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Rose-Hulman Joining Engineers in Meeting the Grand Challenges
June 3, 2013
||HELPING HANDS: Members of the Engineers Without Borders student chapter helped bring a medical clinic and a sanitary system to citizens of Batey Santa Rosa in the Dominican Republic as an international humanitarian project. (Photo by Faculty Advisor John Gardner)
Until freshman Beth Reinert helped teammates design a makeshift skylight as a low-cost lighting alternative for poor households in Kenya, she assumed the only way engineers could have a positive impact on the world was to go into biomedical engineering.
The Introduction to Design course project—a 2-liter plastic jug filled with water and a bit of bleach that, when wedged into a hole drilled into a roof, diffracts light equal to a 50-watt light bulb—was just one of the ways Reinert was sold on the world-changing power of engineering in a course led by Assistant Professor Ashley Bernal, PhD.
“The work I’ve done in Dr. Bernal’s class has shown me that there are so many ways that mechanical engineers can get involved in humanitarian aid to improve the quality of life of others,” says the student.
That’s music to the ears of the National Academy of Engineering, that in 2008 identified affordable solar energy as one of the top engineering challenges for the 21st century, and Bernal, one of several Rose-Hulman faculty members who have woven those challenges into their coursework to prepare the next generation to tackle them on a global scale.
NAE’s Grand Challenges for Engineering grew out of an academy project heralding the greatest achievements in the 20th century. Thanks to inventions like airplanes and computers, our world is vastly different today than it was a century ago, says Randy Atkins, NAE’s director of the Grand Challenges project.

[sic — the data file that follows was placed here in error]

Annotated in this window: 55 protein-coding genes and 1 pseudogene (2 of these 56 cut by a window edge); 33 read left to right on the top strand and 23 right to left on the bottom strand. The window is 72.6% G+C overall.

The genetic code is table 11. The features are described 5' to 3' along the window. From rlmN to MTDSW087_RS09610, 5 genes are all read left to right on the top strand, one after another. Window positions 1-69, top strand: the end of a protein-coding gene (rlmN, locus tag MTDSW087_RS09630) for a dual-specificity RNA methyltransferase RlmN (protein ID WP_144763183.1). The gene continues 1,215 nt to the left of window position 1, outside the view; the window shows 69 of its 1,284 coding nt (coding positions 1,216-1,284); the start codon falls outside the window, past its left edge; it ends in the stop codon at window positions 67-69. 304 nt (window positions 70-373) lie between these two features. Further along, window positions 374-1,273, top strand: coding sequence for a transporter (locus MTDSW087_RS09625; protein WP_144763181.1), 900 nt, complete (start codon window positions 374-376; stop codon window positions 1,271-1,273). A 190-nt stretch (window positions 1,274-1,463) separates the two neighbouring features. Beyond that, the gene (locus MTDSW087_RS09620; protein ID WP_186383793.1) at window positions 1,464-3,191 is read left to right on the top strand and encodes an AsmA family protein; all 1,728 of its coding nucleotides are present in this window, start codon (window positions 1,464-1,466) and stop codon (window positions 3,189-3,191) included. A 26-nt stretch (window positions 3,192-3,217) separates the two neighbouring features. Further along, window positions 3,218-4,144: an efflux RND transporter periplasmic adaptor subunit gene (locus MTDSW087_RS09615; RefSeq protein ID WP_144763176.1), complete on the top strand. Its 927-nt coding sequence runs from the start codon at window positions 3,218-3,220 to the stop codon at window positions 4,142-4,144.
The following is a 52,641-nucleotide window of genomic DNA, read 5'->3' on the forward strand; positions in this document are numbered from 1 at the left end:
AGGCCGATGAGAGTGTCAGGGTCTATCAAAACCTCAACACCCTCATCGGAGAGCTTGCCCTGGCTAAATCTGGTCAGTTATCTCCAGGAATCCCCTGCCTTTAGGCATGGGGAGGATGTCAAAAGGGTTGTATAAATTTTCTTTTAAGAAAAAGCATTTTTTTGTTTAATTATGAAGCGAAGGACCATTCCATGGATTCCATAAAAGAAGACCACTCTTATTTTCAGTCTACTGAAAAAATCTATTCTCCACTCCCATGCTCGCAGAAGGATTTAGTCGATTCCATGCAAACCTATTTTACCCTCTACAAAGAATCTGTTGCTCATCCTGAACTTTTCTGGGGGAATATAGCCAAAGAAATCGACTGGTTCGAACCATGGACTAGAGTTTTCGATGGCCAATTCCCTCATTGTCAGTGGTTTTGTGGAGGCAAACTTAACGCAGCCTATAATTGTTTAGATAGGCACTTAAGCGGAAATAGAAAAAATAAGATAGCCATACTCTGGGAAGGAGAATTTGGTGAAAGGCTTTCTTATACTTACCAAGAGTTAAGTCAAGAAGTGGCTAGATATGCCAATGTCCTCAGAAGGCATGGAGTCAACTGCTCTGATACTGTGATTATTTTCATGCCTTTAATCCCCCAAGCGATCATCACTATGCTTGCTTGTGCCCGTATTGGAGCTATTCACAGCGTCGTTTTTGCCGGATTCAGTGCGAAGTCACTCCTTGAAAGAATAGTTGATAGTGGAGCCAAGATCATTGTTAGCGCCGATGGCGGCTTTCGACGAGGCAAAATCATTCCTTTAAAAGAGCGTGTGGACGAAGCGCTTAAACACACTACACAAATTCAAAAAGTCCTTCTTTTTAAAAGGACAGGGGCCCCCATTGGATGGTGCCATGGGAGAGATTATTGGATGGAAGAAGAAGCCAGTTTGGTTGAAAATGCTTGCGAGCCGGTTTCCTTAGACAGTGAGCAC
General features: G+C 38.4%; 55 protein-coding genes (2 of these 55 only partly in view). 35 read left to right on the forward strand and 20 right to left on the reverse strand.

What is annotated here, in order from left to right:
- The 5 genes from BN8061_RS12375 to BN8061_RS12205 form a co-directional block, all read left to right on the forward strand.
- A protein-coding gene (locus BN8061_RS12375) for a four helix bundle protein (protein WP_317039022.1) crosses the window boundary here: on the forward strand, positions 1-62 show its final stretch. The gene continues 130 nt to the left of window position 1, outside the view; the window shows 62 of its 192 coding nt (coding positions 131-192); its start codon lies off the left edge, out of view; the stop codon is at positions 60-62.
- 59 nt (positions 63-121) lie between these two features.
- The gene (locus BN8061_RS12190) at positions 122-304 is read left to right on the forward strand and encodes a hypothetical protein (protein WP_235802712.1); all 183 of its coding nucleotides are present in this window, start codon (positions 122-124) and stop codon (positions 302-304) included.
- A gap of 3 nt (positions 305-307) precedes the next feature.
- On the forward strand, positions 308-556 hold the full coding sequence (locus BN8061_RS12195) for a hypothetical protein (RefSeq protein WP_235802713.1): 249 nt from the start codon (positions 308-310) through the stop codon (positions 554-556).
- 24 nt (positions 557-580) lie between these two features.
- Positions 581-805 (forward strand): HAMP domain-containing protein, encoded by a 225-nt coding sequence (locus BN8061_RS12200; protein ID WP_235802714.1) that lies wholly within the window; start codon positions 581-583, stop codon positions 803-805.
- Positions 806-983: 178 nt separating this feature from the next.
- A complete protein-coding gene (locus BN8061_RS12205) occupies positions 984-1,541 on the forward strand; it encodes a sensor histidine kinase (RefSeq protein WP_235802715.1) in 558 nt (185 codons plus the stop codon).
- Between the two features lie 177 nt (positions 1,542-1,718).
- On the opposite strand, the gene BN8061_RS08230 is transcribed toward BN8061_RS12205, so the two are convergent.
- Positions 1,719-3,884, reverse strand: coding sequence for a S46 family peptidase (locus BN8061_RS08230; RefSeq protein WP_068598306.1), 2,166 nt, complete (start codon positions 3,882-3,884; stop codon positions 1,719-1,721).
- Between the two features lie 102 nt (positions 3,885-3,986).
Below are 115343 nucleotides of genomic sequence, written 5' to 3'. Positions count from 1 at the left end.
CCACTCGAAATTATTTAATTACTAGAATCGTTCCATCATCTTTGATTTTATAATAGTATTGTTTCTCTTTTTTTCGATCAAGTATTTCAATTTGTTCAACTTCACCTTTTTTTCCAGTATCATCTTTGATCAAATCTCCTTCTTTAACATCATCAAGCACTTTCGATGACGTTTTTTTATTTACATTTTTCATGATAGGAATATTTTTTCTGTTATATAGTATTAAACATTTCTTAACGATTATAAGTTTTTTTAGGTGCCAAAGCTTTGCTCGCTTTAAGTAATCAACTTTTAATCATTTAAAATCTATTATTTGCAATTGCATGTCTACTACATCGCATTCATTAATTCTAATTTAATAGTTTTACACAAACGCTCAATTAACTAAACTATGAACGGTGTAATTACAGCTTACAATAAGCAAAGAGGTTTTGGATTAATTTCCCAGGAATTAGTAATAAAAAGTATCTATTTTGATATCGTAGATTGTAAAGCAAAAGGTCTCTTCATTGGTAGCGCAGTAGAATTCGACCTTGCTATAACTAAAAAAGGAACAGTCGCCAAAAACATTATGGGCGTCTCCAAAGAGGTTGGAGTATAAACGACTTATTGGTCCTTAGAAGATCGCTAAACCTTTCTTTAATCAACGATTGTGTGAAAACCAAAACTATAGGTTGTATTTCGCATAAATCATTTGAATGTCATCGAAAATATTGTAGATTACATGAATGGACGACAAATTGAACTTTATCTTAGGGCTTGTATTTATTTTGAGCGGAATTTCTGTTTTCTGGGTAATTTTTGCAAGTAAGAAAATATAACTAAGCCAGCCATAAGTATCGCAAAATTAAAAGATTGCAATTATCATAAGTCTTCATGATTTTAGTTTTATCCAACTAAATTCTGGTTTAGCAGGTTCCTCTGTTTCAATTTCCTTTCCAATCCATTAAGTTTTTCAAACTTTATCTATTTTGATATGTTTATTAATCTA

“So we thought, ‘What are the game changers for the next part of the next century?’”
After posing that question to a dream team of high-profile technological thinkers, including Google co-founder Larry Page and genomics pioneer J. Craig Venter, NAE identified 14 Grand Challenges that range from providing access to clean water to reverse-engineering the brain to preventing nuclear terror (see list below). “All [of the Challenges] will improve the quality of life in our nation and the world,” NAE President Charles Vest stressed to reporters at the time.
What’s more, the challenges would serve as a Sputnik moment for the next generation after decades of fruitless efforts to turn out more homegrown engineers. Rose-Hulman has accepted the challenge, seeing its role as an institute that nurtures these “world changers.”
“We’re trying to create an awareness of these problems, motivate students, and provide them with skills so they can be a part of the solutions,” says Philip Cornwell, PhD, Rose-Hulman’s vice president for academic affairs. “To me the value of the Grand Challenges is that they put these problems in a larger societal complex. Our primary emphasis is on student development. They will become the problems-solvers of the world,” he adds.
The call to action has sparked considerable enthusiasm among educators and the next generation of engineers. More than a dozen engineering colleges have adopted an NAE-endorsed Grand Challenge for Engineering Scholars program that combines an interdisciplinary curriculum and extracurricular activities to prepare engineering students to become world changers.
Inspired by the Scholars program, Assistant Professor of Mechanical Engineering Sean Moseley, PhD, has spearheaded Rose-Hulman’s efforts to incorporate the challenges into the curriculum and extra-curricular activities. “I liked the ideas of providing context to all the technical things we teach,” he says. For example, a lesson on heat transfer can be applied to designing a less-polluting cooking system for a community that needs one. In teaching engineering, Moseley states, “We tend to focus on details and what the numbers should be at the end. Sometimes we lose the perspective of why we care.”